ΔΨm as a measure of functional integrity maybe the flawed alert, a blind spot for the 'canary in the mine' of a cells' ADP-ATP pipeline. Likewise the status of TP53, from transcription through p53 isoform, may signal wide ranging affects of ΔΨm that incorporate fragmentation, accumulating damaged mitochondria, mitophagy, apoptosis, normal immune signaling and response through to mitochondrial biogenesis, differentiation, angiogenesis, reduced immune signaling and response. This modal duality aligns known functions of NK cells that under physiological conditions promote angiogenesis growth (as in Blastocyst implantation and placental vascularization) or NK's classic, cytolytic role in the innate immune response. 

The delicate balance in health and sensitivity of at least TP53 DNA is known to result in DNA to DNA and/or upstream RNA/protein interactions that influence mechanics of molecules and responses to ΔΨm variations. Here we have highlighted links between NK cell function relative to  mitochondrial polarization, ΔΨm and p53 relative to mitochondrial fission and immune signaling. 


Thursday, October 20, 2022

Toward Customized Natural Killer Cells



An important role of Natural Killer (NK) cells is to eliminate other cells that extinguish or diminish expression of self-MHC class I molecules or Human Leukocyte Antigen (HLA), which commonly occurs as a result of viral infection or cellular transformation. This capacity arises because NK cells express stimulatory and inhibitory receptors that engage ligands on normal cells. The majority of inhibitory receptors belong to the Killer-cell immunoglobulin-like receptors (KIR) and CD94/NKG2A  families and are specific for MHC I molecules. When an NK cell encounters a normal cell, engagement of the inhibitory receptors conveys signals that counteract stimulatory signaling. Lysis occurs when inhibition is lost because the target cell lacks one or more self-MHC molecules or when target cells express high levels of stimulatory ligands that counter inhibition.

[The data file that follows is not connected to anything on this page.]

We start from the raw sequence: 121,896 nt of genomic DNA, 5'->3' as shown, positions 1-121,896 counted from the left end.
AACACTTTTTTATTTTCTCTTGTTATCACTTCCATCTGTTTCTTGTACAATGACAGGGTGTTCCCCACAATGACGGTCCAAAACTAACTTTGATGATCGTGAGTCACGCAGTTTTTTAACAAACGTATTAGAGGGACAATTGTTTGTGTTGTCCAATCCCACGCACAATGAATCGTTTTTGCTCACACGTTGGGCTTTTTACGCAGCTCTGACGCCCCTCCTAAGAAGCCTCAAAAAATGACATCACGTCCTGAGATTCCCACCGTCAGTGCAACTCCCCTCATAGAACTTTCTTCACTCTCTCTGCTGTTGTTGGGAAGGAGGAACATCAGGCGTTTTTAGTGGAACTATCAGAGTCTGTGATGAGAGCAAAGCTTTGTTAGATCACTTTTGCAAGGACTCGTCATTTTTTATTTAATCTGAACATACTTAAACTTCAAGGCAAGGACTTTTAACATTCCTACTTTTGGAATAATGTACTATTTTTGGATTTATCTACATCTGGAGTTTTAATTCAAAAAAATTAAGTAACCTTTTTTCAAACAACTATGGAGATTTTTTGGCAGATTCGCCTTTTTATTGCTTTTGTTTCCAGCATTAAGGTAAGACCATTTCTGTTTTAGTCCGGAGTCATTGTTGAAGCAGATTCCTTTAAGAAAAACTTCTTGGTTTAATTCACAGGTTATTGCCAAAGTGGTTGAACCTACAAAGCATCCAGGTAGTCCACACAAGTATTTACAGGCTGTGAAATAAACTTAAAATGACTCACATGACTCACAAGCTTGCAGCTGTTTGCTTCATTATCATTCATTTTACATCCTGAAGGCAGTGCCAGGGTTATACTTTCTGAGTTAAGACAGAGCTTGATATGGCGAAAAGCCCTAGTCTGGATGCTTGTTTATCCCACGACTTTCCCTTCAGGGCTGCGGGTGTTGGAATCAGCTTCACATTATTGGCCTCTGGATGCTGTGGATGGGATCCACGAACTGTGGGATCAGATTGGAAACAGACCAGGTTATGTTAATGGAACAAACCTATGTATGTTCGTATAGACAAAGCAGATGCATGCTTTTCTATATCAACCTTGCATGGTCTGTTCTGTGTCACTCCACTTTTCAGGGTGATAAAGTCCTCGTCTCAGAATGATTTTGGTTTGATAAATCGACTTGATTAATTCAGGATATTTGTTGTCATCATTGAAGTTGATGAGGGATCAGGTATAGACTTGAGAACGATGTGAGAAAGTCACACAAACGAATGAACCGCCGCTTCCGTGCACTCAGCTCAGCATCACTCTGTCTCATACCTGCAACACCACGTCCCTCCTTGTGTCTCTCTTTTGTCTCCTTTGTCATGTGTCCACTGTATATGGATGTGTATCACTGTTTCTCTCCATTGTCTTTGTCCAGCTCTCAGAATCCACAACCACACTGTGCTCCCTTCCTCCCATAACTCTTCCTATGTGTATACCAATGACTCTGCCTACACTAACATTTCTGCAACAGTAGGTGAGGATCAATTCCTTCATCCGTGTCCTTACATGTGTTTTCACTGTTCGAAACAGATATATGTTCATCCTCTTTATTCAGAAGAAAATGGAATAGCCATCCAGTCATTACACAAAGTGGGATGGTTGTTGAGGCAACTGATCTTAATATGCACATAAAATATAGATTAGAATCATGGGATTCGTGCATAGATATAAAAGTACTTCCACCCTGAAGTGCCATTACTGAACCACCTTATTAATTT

Mitochondrial DNA (MtDNA) embedded in the genomes of 66,000 humans was associated with adverse consequences including cancer. Overall tumor specific nuclear embedded MtDNA was more common on Chromosome (Chr)19, less common on Chr6 and tended to involve non-coding, repetitive elements or satellite repeats. 

The dimorphic relationship between genes on Chr6, encoding HLA and  Chr19, encoding KIRs  may elucidate how, why and when NK cells determine self restraint or attack cells infected by pathogens and disease. Chr19 has also been linked to blood pressure mechanics, immunity and checkpoints associated with P53. Cancer mutation burden is shaped by G4 DNA, cell cycle replication stress, DNA repair pathway and mitochondrial dysfunction. G4 DNA overrepresentation generally occurs in tumors with mutations in tumor suppressor gene's such as TP53. 

Whether KIR-HLA relationships are associated with p53 status of NK cells and of its target is unknown. However, it has been reported that cellular metabolism regulates a cells sensitivity to NK cells depending on its P53 status and that P53 pathway is coupled to NK cell maturation leaving open the possibility that a relationship exists

KIR and HLA genes are polymorphic and display significant variations, The independent segregation of these unlinked gene families produces extraordinary diversity in the number and type of KIR-HLA pairs inherited in individuals. Variation affects the KIR repertoire of NK cell clones, NK cell maturation, the capability to deliver signals, and consequently the NK cell response to human diseases.

One study suggests that functional interactions between KIR and HLA modify risks of basal cell carcinoma (BCC) and squamous cell carcinomas (SCC) and that KIR B haplotypes provide selective pressure for altered P53 in BCC tumors.

MtDNA and other insertions into nuclear DNA may have altered Chr19-Chr6 linkage relationships and KIR-HLA validity, affecting the integrity of NK missing-self surveillance. Therefore, P53 dependent metabolism and P53 coupled NK cell education may point to a required synchronicity, obtained through NK education, licensing KIR-HLA and other receptor-ligand combinations for a global NK symbiosis.

The altered landscape of cancer is often characterized by a heterogeneous mix of immunosuppressive metabolites, glucose and amino acid deprivation, hypoxia and acidity, which, in concert, prevent effective anti-tumor immunity, here NK therapies herald great potential.